Definitions for branch
This dictionary definitions page includes all the possible meanings, example usage and translations of the word branch.
branch, subdivision, armnoun
a division of some larger or more complex organization
"a branch of Congress"; "botany is a branch of biology"; "the Germanic branch of Indo-European languages"
a division of a stem, or secondary stem arising from the main stem of a plant
branch, leg, ramificationnoun
a part of a forked or branching shape
"he broke off one of the branches"
outgrowth, branch, offshoot, offsetnoun
a natural consequence of development
a stream or river connected to a larger one
arm, branch, limbverb
any projection that is thought to resemble a human arm
"the arm of the record player"; "an arm of the sea"; "a branch of the sewer"
grow and send out branches or branch-like structures
"these plants ramify early and get to be very large"
branch, ramify, fork, furcate, separateverb
divide into two or more branches so as to form a fork
"The road forks"
The woody part of a tree arising from the trunk and usually dividing.
Something that divides like the branch of a tree.
A location of an organization with several locations.
Our main branch is downtown, and we have branches in all major suburbs.
A local congregation of the LDS Church that is not large enough to form a ward; see Wikipedia article on ward in LDS church.
An area in business or of knowledge, research.
A certificate given by Trinity House to a pilot qualified to take navigational control of a ship in British waters.
To arise from the trunk or a larger branch of a tree.
To produce branches.
To jump to a different location in a program, especially as the result of a conditional statement.
Etymology: From branche, from branca, possibly from Gaulish *vranca, akin to Old Norse vró, Lithuanian rankà, Old Church Slavonic rǫka, Albanian rangë.
Samuel Johnson's Dictionary
Etymology: branche, Fr.
Why grow the branches, when the root is gone?
Why wither not the leaves that want their sap? William Shakespeare.
Your oaths are past, and now subscribe your names,
That his own hand may strike his honour down,
That violates the smallest branch herein. William Shakespeare, Love’s Labour Lost.
The belief of this was of special importance, to confirm our hopes of another life, on which so many branches of christian piety does immediately depend. Henry Hammond, Fundamentals.
In the several branches of justice and charity, comprehended in those general rules, of loving our neighbour as ourselves, and of doing to others as we would have them do to us, there is nothing but what is most fit and reasonable. John Tillotson.
This precept will oblige us to perform our duty, according to the nature of the various branches of it. John Rogers.
And six branches shall come out of the sides of it; three branches of the candlestick out of the one side, and three branches of the candlestick out of the other side. Exod. xxv. 32.
His blood, which disperseth itself by the branches of veins, may be resembled to waters carried by brooks. Walter Raleigh, Hist.
If, from a main river, any branch be separated and divided, then, where that branch doth first bound itself with new banks, there is that part of the river where the branch forsaketh the main stream, called the head of the river. Walter Raleigh, History.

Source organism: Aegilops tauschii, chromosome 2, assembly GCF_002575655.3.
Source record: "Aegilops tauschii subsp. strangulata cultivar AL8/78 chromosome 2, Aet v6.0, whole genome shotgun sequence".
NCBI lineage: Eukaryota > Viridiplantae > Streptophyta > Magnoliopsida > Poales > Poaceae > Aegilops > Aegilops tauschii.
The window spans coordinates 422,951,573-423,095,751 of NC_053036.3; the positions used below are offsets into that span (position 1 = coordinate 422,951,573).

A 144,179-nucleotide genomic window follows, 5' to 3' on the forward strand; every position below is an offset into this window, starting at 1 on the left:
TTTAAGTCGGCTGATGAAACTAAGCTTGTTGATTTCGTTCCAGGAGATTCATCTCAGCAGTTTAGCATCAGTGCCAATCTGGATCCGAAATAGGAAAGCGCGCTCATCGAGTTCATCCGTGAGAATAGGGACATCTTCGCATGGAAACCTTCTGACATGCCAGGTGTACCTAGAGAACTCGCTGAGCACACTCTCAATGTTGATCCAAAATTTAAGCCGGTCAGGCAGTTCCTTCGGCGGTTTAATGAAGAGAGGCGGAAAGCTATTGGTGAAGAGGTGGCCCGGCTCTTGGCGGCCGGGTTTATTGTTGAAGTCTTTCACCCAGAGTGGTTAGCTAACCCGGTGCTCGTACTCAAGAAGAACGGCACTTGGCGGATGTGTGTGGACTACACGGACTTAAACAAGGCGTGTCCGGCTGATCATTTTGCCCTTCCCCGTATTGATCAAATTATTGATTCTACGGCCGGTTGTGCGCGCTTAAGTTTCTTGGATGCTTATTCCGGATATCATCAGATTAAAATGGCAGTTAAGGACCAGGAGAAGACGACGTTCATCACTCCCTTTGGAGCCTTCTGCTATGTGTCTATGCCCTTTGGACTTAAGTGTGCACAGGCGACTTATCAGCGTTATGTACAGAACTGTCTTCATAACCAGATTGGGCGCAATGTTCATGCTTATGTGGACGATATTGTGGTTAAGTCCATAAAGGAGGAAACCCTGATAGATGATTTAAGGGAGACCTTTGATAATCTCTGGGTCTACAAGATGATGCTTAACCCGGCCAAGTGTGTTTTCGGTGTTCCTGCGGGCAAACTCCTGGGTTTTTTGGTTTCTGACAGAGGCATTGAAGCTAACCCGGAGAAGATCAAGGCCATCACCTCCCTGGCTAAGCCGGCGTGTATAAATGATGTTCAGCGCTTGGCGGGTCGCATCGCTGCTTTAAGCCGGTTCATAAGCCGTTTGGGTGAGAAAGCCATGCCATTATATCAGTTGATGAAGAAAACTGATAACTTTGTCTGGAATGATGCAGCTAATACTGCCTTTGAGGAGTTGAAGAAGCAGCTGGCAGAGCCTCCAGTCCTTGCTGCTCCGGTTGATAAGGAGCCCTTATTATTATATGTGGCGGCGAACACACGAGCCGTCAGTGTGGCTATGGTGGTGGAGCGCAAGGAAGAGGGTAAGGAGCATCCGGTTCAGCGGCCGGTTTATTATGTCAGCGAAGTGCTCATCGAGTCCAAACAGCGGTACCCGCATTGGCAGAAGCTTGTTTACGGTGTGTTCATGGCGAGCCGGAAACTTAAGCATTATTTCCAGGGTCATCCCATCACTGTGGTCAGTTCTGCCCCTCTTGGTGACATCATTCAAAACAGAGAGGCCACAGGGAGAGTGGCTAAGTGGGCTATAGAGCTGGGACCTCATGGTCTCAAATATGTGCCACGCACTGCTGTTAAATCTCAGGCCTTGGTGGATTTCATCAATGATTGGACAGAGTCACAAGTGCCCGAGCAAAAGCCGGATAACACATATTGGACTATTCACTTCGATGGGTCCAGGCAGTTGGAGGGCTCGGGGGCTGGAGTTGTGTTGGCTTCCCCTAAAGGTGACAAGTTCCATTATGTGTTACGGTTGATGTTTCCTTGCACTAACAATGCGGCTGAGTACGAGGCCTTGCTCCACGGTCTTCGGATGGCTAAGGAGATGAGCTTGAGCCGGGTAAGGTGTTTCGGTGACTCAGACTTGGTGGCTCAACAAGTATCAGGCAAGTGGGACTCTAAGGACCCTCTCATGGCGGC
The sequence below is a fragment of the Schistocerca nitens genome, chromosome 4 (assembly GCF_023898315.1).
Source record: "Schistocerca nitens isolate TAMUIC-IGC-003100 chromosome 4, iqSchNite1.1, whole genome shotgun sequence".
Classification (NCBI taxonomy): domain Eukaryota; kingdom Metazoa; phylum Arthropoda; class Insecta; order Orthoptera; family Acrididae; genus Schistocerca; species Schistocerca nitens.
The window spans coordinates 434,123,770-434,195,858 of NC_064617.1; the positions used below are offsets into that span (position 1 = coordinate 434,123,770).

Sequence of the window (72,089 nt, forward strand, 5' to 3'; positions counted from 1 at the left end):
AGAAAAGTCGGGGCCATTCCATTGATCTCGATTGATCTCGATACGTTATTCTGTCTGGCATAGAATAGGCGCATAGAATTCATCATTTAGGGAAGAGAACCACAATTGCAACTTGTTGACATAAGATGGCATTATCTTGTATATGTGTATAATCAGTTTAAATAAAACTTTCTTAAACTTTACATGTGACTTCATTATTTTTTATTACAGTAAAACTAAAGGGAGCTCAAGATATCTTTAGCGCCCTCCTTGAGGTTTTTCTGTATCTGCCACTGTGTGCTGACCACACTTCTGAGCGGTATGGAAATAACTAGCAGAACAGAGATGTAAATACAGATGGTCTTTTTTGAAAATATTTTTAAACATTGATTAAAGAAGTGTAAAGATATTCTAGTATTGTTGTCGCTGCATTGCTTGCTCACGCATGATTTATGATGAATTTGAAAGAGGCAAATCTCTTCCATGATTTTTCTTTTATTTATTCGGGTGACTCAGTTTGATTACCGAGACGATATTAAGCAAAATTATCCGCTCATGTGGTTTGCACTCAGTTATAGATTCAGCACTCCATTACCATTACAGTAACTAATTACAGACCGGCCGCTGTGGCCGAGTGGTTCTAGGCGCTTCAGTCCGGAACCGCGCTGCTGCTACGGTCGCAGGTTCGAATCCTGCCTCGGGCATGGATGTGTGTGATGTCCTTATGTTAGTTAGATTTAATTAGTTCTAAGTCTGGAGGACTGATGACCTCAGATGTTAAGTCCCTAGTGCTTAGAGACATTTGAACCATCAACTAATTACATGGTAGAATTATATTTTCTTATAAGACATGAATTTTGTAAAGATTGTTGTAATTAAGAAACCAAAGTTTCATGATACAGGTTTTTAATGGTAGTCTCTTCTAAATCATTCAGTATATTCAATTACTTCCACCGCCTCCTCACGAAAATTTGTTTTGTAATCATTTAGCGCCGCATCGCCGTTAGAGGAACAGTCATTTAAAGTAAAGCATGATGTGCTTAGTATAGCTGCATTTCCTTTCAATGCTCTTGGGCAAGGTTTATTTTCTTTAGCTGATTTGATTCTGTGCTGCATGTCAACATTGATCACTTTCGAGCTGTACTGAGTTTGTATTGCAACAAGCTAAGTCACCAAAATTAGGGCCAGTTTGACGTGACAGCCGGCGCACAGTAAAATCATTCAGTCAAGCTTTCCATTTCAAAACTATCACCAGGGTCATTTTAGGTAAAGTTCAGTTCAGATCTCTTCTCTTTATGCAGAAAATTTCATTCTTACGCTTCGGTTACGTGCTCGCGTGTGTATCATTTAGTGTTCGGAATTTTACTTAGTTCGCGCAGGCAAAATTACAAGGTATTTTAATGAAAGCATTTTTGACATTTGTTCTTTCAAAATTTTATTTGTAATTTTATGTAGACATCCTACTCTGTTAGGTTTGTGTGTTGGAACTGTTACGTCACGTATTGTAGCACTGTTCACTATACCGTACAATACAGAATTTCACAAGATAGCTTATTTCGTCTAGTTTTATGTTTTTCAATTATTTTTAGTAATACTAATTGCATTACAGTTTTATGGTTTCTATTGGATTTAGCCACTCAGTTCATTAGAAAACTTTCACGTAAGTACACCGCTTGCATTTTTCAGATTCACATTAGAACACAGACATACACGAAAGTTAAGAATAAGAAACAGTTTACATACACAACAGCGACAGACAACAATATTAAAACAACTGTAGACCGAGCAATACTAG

His father, a younger branch of the ancient stock planted in Somersetshire, took to wife the widow. Richard Carew, Survey.
Great Anthony! Spain’s well-beseeming pride,
Thou mighty branch of emperours and kings! Richard Crashaw.
The spirit of things animate are all continued within themselves, and are branched in canals, as blood is; and the spirits have not only branches, but certain cells or seats, where the principal spirits do reside. Francis Bacon, Natural Hist.
In robe of lily white she was array’d,
That from her shoulder to her heel down raught,
The train whereof loose far behind her stray’d,
Branch’d with gold and pearl, most richly wrought. Edmund Spenser, Fairy Queen, b. ii. cant. 9.
Etymology: from the noun.
They were trained together in their childhoods, and there rooted betwixt them such an affection, which cannot choose but branch now. William Shakespeare, Winter’s Tale.
The cause of scattering the boughs, is the hasty breaking forth of the sap; and therefore those trees rise not in a body of any height, but branch near the ground. The cause of the Pyramis, is the keeping in of the sap, long before it branch, and the spending of it, when it beginneth to branch by equal degrees. Francis Bacon, Natural Hist. №. 588.
Plant it round with shade
Of laurel, ever-green, and branching plain. John Milton, Agonistes.
Straight as a line in beauteous order stood,
Of oaks unshorn a venerable wood;
Fresh was the grass beneath, and ev’ry tree
At distance planted, in a due degree,
Their branching arms in air, with equal space,
Stretch’d to their neighbours with a long embrace. Dryden.
One sees her thighs transform’d, another views
Her arms shot out, and branching into boughs. Joseph Addison, Ovid.
The Alps at the one end, and the long range of Appenines that passes through the body of it, branch out, on all sides, into several different divisions. Joseph Addison, on Italy.
If we would weigh, and keep in our minds, what it is we are considering, that would best instruct us when we should, or should not, branch into farther distinctions. John Locke.